The US and Russia traded barbs and accusations at a UN Security Council meeting on Friday over the apparent sabotage of a major gas pipeline that Russia uses to supply Europe.
Between September 26 and 29, explosions caused four leaks in the Nord Stream 1 and 2 pipelines that run along the bottom of the Baltic Sea.
The United States, the European Union, NATO and Russia all agree that the damage and gas leaks point to sabotage, but they disagree on who is the likely perpetrator.
Russia asked the Security Council meeting to discuss the pipeline incident.
“It is absolutely clear to us that sabotage of such complexity and scale is beyond the power of ordinary terrorists,” Russian Ambassador Vassily Nebenzia said at the meeting. “We consider the actions to damage the gas pipelines to be deliberate sabotage against a crucial part of the Russian Federation’s energy infrastructure.”
He echoed Kremlin talking points, saying it could not have happened without the involvement of a state or state-controlled actors, and that Moscow would “certainly identify” the perpetrators.
“I hope, colleagues, that everyone in this room is aware of the dangerous brink to which those who committed this sabotage are leading us,” he said.
Assessing the debt
Nebenzia suggested that the United States had the most to gain from damaging the pipeline and directly asked his American counterpart if he could confirm that Washington was not involved.
“Let me be clear: the United States categorically denies any involvement in this incident, and we reject all claims to the contrary,” responded US envoy Richard Mills.
Mills accused Russia of using the Security Council as a platform to launch conspiracy theories and disinformation. He noted that since Russia invaded Ukraine seven months ago, it has repeatedly damaged and destroyed civilian infrastructure there.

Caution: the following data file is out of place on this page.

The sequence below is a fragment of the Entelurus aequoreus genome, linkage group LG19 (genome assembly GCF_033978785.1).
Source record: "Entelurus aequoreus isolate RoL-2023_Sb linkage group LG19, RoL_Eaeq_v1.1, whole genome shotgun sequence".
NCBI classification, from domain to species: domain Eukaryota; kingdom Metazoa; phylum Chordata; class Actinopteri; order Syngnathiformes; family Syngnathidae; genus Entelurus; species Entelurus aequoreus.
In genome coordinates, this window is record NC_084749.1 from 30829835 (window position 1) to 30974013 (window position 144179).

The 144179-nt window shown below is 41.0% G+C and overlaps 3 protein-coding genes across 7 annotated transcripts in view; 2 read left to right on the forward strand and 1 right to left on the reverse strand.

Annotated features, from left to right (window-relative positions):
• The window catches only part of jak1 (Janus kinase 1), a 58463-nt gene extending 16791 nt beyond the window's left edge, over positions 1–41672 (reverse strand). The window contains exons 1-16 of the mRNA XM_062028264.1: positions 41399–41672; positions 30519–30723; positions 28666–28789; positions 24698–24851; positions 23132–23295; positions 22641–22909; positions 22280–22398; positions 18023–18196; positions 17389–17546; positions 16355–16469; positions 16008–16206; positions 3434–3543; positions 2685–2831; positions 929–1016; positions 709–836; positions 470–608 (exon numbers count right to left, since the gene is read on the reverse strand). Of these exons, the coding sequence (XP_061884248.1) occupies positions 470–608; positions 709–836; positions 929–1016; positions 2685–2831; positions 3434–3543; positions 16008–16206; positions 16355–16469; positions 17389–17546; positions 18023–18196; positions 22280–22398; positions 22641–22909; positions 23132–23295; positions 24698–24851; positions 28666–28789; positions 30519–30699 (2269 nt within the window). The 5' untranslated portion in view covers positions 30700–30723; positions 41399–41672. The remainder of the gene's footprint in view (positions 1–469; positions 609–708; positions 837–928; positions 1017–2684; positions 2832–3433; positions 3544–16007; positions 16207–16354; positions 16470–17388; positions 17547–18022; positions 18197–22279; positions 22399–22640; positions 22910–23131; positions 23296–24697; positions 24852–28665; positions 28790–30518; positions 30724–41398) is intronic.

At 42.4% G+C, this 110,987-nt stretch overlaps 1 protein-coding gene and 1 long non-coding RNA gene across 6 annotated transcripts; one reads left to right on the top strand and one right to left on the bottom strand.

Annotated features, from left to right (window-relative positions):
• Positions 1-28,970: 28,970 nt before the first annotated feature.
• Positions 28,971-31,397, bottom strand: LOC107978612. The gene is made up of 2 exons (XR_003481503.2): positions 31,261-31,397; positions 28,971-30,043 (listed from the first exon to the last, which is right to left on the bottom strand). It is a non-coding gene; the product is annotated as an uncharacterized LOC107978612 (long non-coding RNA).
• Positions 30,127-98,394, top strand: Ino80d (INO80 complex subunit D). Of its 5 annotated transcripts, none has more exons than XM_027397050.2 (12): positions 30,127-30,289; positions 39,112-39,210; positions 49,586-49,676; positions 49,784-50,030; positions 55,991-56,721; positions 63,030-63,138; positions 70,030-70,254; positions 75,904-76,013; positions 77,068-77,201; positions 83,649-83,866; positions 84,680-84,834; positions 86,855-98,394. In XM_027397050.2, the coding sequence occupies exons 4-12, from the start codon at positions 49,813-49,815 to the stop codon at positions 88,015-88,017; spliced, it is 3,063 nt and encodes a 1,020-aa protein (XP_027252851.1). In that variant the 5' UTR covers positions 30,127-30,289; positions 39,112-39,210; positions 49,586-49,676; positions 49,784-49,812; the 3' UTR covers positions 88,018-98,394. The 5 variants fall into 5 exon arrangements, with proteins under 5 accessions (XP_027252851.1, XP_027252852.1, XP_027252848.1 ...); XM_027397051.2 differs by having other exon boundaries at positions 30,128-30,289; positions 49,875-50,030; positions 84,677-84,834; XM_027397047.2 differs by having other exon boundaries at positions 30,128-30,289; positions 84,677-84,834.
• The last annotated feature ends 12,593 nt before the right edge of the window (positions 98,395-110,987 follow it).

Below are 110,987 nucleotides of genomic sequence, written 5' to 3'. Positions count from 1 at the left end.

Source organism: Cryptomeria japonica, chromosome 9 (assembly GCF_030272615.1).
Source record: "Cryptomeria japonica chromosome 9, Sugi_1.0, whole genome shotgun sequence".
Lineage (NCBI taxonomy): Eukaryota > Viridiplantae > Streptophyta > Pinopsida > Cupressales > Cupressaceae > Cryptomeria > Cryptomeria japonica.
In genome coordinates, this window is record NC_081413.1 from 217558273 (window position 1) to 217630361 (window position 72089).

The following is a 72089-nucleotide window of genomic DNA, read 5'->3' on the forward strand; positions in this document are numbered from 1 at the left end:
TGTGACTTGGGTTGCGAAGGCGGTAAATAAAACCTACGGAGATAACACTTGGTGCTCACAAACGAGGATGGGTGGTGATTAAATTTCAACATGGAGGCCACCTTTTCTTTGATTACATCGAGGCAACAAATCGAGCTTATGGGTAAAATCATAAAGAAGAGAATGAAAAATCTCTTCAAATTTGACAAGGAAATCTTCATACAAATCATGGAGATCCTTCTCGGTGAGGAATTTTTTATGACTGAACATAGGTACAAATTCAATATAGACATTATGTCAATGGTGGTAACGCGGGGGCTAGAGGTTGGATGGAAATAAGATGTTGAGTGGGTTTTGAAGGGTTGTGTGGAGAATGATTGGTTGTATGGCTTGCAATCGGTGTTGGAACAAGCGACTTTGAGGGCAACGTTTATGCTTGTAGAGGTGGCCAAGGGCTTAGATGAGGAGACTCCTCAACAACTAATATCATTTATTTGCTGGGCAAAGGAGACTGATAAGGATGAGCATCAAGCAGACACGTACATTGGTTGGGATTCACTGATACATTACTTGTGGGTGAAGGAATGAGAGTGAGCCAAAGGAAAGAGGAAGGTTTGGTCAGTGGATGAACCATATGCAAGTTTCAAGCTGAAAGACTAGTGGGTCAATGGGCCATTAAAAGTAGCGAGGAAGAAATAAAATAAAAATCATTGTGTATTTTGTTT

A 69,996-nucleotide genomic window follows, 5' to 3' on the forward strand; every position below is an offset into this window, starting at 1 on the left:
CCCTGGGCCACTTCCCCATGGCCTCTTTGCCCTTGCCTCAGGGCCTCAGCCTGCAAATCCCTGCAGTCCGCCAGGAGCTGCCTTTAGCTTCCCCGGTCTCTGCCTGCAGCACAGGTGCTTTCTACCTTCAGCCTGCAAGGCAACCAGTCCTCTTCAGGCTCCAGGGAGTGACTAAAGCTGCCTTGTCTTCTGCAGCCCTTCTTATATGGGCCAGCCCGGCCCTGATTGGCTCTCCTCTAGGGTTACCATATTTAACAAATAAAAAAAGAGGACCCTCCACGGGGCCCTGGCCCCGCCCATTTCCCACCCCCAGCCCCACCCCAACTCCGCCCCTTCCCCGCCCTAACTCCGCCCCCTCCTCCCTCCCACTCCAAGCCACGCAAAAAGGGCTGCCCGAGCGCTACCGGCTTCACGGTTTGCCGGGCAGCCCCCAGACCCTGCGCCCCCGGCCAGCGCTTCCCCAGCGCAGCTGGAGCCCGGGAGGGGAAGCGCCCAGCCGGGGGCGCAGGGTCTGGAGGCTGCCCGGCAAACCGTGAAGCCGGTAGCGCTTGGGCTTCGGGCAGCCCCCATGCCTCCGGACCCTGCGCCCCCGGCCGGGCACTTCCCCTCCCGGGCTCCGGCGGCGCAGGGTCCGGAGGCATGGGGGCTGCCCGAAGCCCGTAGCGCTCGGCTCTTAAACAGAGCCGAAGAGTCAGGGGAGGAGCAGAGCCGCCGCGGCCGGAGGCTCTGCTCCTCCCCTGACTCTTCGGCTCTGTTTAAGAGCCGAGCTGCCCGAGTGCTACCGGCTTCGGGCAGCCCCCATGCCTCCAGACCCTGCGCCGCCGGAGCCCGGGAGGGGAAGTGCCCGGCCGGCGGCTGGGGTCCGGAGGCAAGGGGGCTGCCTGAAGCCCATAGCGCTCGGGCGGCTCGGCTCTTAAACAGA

“If there’s perhaps any country that has a track record of doing what we’re discussing here today, it’s not the United States,” Mills noted.
Some European officials and energy experts have suggested that Russia likely carried out the attacks to take advantage of higher energy prices and to create more economic chaos in Europe for its support of Ukraine to stave off Russia’s war. But other officials urged caution in assessing blame until investigators determine what happened.
The damage to the pipelines occurred off the shores of Sweden and Denmark. Ahead of Friday’s meeting, their ambassadors sent a joint letter to the President of the Security Council. They said at least two underwater detonations occurred on September 26, damaging pipelines on Nord Stream 1 and 2 and causing “large leaks” of natural gas several hundred meters wide.
The cause was likely two massive explosions, “probably equivalent to an explosive load of several hundred kilograms”, which were “the result of a deliberate act”. The explosions were so powerful, they said, that they measured 2.3 and 2.1 on the Richter scale, which is used to measure earthquakes.
They warned that the gas plumes pose a risk to both sea and air traffic and they issued a navigation warning to ships to keep a distance of at least 5 nautical miles, or 10 kilometers, from the leaks.
Danish, Swedish and German authorities are conducting a joint investigation. Russia’s ambassador said Moscow would only accept the results of an independent investigation that included Russian experts.
On Thursday, NATO pledged retaliation for attacks on critical infrastructure in its 30 member states.
“Any deliberate attack on Allies’ critical infrastructure would be met with a united and decisive response,” Nato ambassadors said in a statement.
The bloc said the four breaches of the Nord Stream pipelines were of “deep concern” and agreed that current information pointed to “deliberate, reckless and irresponsible acts of sabotage.”
Two of the leaks are on the Nord Stream 1 pipeline, where gas flow was recently stopped, while the other two are on Nord Stream 2, which has never been opened.
Although not operational, both pipelines were filled with methane gas, which has escaped and is bubbling to the surface.